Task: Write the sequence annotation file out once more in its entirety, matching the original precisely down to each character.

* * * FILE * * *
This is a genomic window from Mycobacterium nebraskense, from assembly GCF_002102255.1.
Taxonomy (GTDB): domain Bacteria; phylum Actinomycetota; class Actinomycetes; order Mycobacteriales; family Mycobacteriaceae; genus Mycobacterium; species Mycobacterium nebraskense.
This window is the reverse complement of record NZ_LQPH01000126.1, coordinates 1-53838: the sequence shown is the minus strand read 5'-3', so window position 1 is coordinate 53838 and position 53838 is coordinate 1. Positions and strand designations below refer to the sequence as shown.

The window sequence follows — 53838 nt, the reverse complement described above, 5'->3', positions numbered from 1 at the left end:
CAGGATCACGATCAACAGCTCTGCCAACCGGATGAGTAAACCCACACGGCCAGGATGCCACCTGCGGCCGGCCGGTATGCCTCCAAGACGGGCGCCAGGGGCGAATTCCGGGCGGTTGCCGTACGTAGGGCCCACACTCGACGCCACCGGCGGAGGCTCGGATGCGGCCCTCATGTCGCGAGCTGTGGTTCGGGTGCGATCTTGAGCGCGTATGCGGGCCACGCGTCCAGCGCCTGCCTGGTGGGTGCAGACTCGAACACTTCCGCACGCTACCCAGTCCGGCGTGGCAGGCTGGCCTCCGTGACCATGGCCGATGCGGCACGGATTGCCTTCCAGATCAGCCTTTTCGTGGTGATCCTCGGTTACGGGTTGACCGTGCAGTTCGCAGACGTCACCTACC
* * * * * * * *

This is a genomic window from Mycobacterium nebraskense, from assembly GCF_002102255.1.
Taxonomy (GTDB): domain Bacteria; phylum Actinomycetota; class Actinomycetes; order Mycobacteriales; family Mycobacteriaceae; genus Mycobacterium; species Mycobacterium nebraskense.
This window is the reverse complement of record NZ_LQPH01000126.1, coordinates 1-53838: the sequence shown is the minus strand read 5'-3', so window position 1 is coordinate 53838 and position 53838 is coordinate 1. Positions and strand designations below refer to the sequence as shown.

The window sequence follows — 53838 nt, the reverse complement described above, 5'->3', positions numbered from 1 at the left end:
CAGGATCACGATCAACAGCTCTGCCAACCGGATGAGTAAACCCACACGGCCAGGATGCCACCTGCGGCCGGCCGGTATGCCTCCAAGACGGGCGCCAGGGGCGAATTCCGGGCGGTTGCCGTACGTAGGGCCCACACTCGACGCCACCGGCGGAGGCTCGGATGCGGCCCTCATGTCGCGAGCTGTGGTTCGGGTGCGATCTTGAGCGCGTATGCGGGCCACGCGTCCAGCGCCTGCCTGGTGGGTGCAGACTCGAACACTTCCGCACGCTACCCAGTCCGGCGTGGCAGGCTGGCCTCCGTGACCATGGCCGATGCGGCACGGATTGCCTTCCAGATCAGCCTTTTCGTGGTGATCCTCGGTTACGGGTTGACCGTGCAGTTCGCAGACGTCACCTACC